1 - Introduction
Intel Extreme motherboard DX58SO
299 USD - 249 EUR
So then, not only did Intel release a really impressive processor series today, to support it, they also had to build a new infrastructure for it. This review is going to cover the basics of Intel's X58 mainboard chipset. The key features of course bringing support to QPI, triple-channel memory and Socket 1366 thus Core i7 processors. Before we start I need to say, this is in fact a reference review with supplied memory, cooler etc. We have another X58 review for you guys where we use multiple multi-GPU graphics cards, snazzy OCZ memory, 3rd party X58 mainboards, new cooling etc .. you know true Guru3D style. But this is the reference X58 Intel board, the first of many X58 reviews to come.
Though you have learned this chipset to be named X58, some of you might recognize the "Tylersburg" as well which was the developers codename.
This new chipset will use the same ICH10(R) "South bridge chipset" as the Intel P45 (Eaglelake) chipsets, but the X58 chipset overall obviously will be drastically different.
- The X58 Express will use the new LGA1366 socket (also known as Socket B).
- No more memory controller
- Intel QuickPath Interconnect (QPI) the interconnect between the Core i7 processor and the X58 Express.
There's another feature about the X58 chipset that will appeal the enthusiast crowds like myself as well. This will be the first (besides Skulltrail) non NVIDIA chipset based mainboard which supports SLI and Crossfire making THE choice of weaponry for future high-end upgrades as you are no longer limited towards an NVIDIA supporting SLI chipset of for that matter a Crossfire bound infrastructure.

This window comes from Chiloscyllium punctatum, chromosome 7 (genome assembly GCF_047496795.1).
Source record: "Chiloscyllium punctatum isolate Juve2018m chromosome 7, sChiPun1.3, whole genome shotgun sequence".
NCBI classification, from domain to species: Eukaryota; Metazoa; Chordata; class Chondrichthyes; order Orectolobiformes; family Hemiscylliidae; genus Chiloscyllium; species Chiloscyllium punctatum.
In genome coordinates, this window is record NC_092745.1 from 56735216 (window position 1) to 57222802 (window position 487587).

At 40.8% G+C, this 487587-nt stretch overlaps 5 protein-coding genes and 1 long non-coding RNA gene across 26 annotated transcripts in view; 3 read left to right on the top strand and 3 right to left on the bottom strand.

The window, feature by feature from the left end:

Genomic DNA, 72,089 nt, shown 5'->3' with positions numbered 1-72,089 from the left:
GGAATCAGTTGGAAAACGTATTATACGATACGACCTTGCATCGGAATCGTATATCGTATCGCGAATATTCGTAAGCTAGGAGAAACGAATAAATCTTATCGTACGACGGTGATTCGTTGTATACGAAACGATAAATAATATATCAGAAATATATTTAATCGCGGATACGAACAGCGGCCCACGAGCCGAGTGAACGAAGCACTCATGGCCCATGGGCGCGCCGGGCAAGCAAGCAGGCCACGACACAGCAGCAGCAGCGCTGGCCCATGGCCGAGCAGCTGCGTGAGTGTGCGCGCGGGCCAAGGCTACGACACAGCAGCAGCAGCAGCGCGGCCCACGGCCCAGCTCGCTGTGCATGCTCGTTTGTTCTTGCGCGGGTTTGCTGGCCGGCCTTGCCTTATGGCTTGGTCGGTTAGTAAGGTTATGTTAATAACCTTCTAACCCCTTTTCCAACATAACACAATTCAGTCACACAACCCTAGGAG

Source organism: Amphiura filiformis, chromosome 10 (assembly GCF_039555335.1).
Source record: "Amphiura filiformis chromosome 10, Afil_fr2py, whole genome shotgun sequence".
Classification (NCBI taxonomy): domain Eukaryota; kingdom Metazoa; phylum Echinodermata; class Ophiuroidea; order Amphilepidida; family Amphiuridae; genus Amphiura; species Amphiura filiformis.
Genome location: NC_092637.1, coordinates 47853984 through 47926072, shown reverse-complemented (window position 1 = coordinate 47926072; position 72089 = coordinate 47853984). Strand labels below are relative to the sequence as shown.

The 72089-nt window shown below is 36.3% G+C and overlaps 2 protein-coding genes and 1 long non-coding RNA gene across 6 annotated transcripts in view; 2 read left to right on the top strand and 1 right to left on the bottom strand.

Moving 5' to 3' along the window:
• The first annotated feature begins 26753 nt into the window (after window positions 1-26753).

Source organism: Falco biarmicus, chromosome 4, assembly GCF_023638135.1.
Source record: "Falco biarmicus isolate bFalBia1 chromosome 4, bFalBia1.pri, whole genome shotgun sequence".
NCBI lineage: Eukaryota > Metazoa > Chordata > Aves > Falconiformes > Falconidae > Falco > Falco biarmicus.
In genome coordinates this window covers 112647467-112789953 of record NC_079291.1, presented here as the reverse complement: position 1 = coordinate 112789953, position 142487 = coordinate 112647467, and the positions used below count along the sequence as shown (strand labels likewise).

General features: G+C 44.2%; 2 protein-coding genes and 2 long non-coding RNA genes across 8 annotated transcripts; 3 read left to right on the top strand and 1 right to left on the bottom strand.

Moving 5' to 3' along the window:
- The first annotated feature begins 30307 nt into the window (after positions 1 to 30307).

But to get SLI support activated, the mainbord series has to be submitted (by manufacturer) and certified by NVIDIA, after which they'll open up support through their drivers. To get multi-card graphics cards support Intel obviously had to include support for at least two x16 PCI Express 2.0 slots with the option for four x8 slots to support quad-graphics cards (CrossfireX).
All in all, plenty of stuff to talk about. Over the next pages we'll take a brief look at the chipset architecture, then a photo shoot and then obviously a test or two to get these geek juices flowing.